Your friend is still your friend, even if it turns out that they are a perpetrator. This does not mean that you should automatically turn against your friend or end the friendship. Only you can decide what to do, but first consider it carefully. Be completely honest with yourself. Sincere concern about the person can encourage them to change.
How to approach the friend
- Approach your friend confidentially and personally. Avoid talking to them in the presence of others. Sometimes it can be useful to invite another person whom you both know well to support you and to help maintain a constructive dialogue
- Talk openly and show concern. Point out that you care about what is happening, that you are concerned about them.
- Describe your feelings clearly: “I may be wrong, but it seems to me…”, “I feel that…”. Talk from your own perspective. Do not try to convey the feelings of the victim or to speak in their name.
- Avoid imperatives and ultimatums: “you must abstain from…”, “if you continue, I will…”, etc.
- Do not analyse their behaviour. Specifically name their behaviour that you deem inappropriate and allow your friend to draw conclusions. Give specific examples of what you have seen, heard, know.
“I have seen how the other day you pushed, hit, grabbed them, etc. That was not the first time that I noticed it.”
“I am worried about the way you talk to them. I do not believe it is appropriate”.
Several easy ways of starting a conversation with the potential perpetrator:
- Engage their attention.
Often people simply do not understand their own behaviour, do not understand that what they are doing is bad (they grew up in a family where violence occurred daily, etc.). Here are several possible ways of starting a conversation:
“Don’t you see that your insulting words hurt them?”
“When you do this, you make them feel uncomfortable.”
“Did you really mean to be so rude?”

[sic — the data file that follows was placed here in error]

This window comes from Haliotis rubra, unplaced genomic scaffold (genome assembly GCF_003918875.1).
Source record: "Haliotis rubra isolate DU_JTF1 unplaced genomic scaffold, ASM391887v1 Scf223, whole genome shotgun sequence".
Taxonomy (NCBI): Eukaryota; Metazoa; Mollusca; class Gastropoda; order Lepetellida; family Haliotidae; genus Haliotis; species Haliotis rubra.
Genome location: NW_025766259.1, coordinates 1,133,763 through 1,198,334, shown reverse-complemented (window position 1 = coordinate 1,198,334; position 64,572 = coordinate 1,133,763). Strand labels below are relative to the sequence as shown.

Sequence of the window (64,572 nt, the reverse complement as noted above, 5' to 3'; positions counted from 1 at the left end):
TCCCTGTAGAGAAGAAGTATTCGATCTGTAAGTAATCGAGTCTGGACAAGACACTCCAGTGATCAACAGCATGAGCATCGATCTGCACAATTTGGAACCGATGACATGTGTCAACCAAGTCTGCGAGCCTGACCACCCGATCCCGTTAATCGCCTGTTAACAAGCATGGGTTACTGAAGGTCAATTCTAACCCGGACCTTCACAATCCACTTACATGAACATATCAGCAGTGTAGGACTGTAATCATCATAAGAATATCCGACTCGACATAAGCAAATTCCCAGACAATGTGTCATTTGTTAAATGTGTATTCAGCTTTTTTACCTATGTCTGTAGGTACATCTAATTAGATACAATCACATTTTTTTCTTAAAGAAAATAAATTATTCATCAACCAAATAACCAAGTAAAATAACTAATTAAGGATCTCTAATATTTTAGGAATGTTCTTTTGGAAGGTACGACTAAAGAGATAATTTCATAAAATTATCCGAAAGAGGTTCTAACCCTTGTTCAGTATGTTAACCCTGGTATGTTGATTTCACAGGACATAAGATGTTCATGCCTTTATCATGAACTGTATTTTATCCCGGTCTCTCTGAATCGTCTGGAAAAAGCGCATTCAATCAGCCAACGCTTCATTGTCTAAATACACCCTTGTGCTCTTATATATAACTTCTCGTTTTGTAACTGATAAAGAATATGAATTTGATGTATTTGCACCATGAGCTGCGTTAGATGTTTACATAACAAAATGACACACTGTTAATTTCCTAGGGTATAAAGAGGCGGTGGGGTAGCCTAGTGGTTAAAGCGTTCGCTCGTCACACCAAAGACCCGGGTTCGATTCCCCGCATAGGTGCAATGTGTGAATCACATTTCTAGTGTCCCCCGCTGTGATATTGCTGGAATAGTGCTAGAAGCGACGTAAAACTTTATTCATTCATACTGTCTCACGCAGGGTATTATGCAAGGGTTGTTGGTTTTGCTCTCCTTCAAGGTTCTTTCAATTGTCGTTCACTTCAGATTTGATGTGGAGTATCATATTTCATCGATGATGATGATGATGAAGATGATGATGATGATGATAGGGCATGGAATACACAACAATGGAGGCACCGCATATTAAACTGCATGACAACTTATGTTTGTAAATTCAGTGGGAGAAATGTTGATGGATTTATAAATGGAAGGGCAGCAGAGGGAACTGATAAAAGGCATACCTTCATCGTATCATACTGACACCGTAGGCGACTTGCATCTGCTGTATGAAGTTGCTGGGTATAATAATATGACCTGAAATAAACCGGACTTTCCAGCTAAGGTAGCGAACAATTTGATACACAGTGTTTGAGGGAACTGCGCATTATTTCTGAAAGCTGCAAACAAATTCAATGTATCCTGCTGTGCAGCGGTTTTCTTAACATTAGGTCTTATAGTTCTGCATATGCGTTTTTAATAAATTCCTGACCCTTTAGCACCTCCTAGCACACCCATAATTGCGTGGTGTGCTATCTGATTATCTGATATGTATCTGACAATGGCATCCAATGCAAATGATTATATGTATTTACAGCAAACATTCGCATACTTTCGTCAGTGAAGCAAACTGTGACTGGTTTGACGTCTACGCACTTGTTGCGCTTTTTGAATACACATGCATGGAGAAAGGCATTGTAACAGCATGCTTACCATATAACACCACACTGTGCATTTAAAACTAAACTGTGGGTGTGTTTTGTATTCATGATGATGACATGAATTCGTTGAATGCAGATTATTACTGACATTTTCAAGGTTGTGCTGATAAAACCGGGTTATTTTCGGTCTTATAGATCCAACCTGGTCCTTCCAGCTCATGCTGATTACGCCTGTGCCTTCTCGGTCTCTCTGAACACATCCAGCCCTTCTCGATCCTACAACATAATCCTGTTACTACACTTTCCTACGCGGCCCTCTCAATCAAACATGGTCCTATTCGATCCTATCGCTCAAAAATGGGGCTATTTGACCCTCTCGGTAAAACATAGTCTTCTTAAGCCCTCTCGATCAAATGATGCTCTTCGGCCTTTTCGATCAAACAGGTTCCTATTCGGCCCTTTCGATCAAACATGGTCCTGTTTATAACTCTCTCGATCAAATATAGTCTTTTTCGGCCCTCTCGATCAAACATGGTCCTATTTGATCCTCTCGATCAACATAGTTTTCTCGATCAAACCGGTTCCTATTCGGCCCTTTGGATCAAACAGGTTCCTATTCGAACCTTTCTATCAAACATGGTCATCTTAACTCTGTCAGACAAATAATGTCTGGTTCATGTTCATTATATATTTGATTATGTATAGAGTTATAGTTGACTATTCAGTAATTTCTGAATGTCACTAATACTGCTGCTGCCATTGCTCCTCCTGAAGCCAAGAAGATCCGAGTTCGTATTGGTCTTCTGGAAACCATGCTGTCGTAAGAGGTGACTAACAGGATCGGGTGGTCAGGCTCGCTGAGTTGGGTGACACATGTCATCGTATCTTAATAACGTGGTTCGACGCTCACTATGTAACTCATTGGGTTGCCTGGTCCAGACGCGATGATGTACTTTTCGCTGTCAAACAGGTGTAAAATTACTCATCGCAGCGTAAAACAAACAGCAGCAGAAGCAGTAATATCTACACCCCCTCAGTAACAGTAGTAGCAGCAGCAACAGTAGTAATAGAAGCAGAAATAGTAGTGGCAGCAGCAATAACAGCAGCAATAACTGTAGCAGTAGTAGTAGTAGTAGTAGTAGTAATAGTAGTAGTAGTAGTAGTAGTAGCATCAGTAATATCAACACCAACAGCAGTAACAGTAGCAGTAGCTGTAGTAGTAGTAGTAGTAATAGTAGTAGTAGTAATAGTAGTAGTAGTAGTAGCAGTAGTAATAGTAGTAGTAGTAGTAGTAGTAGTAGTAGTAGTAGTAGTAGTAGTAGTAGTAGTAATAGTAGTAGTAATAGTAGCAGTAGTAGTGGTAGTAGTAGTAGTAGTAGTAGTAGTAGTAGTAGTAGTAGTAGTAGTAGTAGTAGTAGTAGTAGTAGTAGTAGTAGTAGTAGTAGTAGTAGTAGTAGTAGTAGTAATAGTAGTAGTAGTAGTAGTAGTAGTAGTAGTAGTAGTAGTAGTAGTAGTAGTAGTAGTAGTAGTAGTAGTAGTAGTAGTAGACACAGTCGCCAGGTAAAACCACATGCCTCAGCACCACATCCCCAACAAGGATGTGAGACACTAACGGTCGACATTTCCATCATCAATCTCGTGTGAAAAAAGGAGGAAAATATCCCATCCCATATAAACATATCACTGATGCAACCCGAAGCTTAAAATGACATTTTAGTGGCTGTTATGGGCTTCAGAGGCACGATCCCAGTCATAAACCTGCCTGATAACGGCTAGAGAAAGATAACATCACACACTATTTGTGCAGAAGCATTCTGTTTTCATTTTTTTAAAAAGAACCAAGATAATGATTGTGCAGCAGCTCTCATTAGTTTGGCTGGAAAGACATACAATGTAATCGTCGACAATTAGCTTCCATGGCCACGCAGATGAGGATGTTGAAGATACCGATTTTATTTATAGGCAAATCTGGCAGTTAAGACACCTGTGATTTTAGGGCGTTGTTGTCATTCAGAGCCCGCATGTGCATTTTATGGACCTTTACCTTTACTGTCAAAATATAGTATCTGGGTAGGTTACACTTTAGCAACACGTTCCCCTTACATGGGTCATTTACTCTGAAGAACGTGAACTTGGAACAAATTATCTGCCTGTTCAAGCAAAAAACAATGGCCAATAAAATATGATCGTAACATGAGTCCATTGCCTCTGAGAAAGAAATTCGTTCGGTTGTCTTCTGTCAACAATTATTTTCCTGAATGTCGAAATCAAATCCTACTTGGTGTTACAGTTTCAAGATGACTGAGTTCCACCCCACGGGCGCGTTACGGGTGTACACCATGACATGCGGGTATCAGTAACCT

“Children learn from their parents. Would you like your son to do this to other women?”
“How would you feel if another man did this to your daughter?”
- Say what you think about it.
Explain that these actions damage and endanger their relationship with the partner and other people who, including you, will not tolerate such behaviour. For example:
“I am really worried about their safety.”
“I am surprised you behave like this. Really, you are better than that.”
“I care about you, but I will not tolerate this kind of behaviour towards them”.
“I am very upset to see all this. This is really bad.”
“I am losing my respect to you.”
- Share your thoughts about relationship based on love.
Make a comparison between a love-based and a violent relationship:
“To love does not mean to hurt”. Or “When you love someone you are not violent with them”.
“Good husbands/wives and partners do not do such things”.
“Would you like this to be done to your son/daughter”?”
- Let them understand that there are ways to change violent behaviour:
“Call me if you feel you are losing temper.”
“You should seek psychological help.”
“There are programmes that can help.”
- If the behaviour is criminal, say it.
Make sure they are aware of the consequences of their behaviour:
“Domestic violence is a crime.”
“You can be arrested for this.”
“I am worried next time you will seriously injure or kill them.”
“If you do not deal with this problem you will end your days in prison. What will happen with you and your family then?”